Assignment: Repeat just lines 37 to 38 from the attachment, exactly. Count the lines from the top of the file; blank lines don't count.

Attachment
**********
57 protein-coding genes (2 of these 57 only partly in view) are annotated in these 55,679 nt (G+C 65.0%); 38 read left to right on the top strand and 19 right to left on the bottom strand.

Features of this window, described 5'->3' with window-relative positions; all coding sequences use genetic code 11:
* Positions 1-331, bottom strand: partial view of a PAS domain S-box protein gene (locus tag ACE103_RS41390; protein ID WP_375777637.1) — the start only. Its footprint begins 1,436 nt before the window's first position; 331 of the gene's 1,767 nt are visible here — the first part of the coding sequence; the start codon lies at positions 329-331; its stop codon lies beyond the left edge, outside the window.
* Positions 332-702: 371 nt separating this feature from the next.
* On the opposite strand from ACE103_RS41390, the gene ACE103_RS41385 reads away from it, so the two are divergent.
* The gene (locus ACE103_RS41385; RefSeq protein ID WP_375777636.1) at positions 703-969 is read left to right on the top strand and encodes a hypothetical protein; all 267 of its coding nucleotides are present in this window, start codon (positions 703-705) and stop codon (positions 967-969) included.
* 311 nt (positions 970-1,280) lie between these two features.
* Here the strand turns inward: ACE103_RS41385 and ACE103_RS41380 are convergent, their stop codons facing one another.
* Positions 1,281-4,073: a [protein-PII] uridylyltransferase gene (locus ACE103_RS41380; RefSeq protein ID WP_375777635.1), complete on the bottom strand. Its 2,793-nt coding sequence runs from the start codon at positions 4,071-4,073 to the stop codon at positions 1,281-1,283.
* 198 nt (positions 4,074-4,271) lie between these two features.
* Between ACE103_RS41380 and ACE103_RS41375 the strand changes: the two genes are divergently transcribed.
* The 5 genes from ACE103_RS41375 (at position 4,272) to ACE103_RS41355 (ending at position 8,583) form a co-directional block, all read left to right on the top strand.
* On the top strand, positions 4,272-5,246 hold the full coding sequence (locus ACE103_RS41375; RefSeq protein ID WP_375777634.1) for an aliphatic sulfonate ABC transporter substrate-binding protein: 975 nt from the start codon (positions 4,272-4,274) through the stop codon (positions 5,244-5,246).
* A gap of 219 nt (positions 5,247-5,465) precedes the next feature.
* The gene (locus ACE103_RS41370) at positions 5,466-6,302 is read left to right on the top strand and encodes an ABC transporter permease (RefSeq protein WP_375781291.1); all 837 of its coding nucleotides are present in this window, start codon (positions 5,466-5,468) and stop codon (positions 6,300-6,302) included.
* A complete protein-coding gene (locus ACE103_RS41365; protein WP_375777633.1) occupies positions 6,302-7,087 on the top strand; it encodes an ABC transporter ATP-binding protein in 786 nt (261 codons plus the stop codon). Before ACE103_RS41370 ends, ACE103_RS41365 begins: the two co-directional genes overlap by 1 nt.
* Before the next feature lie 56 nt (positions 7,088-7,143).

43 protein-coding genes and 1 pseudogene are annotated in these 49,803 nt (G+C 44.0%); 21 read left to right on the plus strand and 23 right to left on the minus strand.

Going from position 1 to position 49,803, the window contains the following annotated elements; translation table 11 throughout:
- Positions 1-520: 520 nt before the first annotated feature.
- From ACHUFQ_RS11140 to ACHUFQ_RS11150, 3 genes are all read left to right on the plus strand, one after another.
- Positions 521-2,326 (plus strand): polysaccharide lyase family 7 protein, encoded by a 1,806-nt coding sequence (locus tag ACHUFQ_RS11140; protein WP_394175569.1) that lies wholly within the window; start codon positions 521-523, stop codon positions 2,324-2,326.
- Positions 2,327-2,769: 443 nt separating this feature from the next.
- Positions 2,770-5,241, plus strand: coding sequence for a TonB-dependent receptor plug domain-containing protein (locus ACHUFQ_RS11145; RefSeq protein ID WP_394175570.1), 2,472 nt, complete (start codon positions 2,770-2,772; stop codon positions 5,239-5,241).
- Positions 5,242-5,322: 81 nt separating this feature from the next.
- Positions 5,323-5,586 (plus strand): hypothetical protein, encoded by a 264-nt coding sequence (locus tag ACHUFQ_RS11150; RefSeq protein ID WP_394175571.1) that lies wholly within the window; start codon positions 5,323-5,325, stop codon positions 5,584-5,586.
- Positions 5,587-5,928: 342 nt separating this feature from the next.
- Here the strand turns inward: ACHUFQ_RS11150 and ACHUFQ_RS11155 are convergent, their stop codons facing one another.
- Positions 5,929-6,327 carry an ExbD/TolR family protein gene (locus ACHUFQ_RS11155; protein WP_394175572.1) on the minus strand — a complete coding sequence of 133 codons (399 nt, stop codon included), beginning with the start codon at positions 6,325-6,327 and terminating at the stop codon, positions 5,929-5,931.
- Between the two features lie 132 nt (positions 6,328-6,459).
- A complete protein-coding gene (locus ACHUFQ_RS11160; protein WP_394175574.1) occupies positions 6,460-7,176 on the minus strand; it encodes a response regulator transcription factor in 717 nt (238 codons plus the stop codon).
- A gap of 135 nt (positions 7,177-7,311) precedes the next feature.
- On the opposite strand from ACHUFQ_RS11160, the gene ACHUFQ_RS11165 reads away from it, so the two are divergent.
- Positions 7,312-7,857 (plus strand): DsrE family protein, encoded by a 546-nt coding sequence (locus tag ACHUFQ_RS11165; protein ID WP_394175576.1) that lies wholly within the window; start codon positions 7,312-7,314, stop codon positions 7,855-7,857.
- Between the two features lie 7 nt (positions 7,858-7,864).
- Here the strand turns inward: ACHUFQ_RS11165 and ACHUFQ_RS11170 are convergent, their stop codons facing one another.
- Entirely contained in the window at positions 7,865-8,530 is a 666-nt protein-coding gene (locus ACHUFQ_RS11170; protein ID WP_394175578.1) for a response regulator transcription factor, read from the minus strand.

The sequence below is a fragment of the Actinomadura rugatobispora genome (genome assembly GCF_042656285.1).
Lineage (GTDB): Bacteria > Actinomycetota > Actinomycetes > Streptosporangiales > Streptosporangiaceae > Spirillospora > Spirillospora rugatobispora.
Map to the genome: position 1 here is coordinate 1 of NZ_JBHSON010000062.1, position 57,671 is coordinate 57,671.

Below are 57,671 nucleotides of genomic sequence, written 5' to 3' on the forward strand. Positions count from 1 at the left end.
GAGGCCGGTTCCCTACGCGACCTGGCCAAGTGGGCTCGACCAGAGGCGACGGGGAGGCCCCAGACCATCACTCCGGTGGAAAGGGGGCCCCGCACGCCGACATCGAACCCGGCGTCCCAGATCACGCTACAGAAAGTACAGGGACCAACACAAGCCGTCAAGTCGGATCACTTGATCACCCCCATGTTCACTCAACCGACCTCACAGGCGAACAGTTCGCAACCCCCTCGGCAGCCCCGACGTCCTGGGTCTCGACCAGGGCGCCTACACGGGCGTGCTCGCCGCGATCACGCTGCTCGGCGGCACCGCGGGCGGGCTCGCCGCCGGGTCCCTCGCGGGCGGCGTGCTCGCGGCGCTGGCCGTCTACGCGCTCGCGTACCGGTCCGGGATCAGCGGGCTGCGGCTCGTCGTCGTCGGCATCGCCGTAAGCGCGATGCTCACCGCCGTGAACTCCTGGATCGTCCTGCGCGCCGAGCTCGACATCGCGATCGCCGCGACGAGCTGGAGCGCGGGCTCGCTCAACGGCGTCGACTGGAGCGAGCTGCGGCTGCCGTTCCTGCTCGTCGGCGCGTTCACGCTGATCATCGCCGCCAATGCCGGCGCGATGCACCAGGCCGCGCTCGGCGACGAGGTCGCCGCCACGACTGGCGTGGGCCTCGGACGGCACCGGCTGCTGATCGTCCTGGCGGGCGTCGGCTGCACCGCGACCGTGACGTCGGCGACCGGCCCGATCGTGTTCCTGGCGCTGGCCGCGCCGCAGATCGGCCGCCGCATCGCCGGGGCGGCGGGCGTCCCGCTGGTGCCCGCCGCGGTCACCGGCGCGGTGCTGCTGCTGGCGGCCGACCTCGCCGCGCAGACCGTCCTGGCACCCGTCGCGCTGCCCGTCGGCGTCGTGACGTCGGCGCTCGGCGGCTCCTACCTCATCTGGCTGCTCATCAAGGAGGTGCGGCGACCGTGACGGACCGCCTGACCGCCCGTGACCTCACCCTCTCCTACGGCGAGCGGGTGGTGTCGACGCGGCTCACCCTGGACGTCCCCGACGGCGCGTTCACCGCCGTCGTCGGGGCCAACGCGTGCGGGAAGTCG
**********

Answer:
- Entirely contained in the window at positions 7,865-8,530 is a 666-nt protein-coding gene (locus ACHUFQ_RS11170; protein ID WP_394175578.1) for a response regulator transcription factor, read from the minus strand.

The sequence below is a fragment of the Actinomadura rugatobispora genome (genome assembly GCF_042656285.1).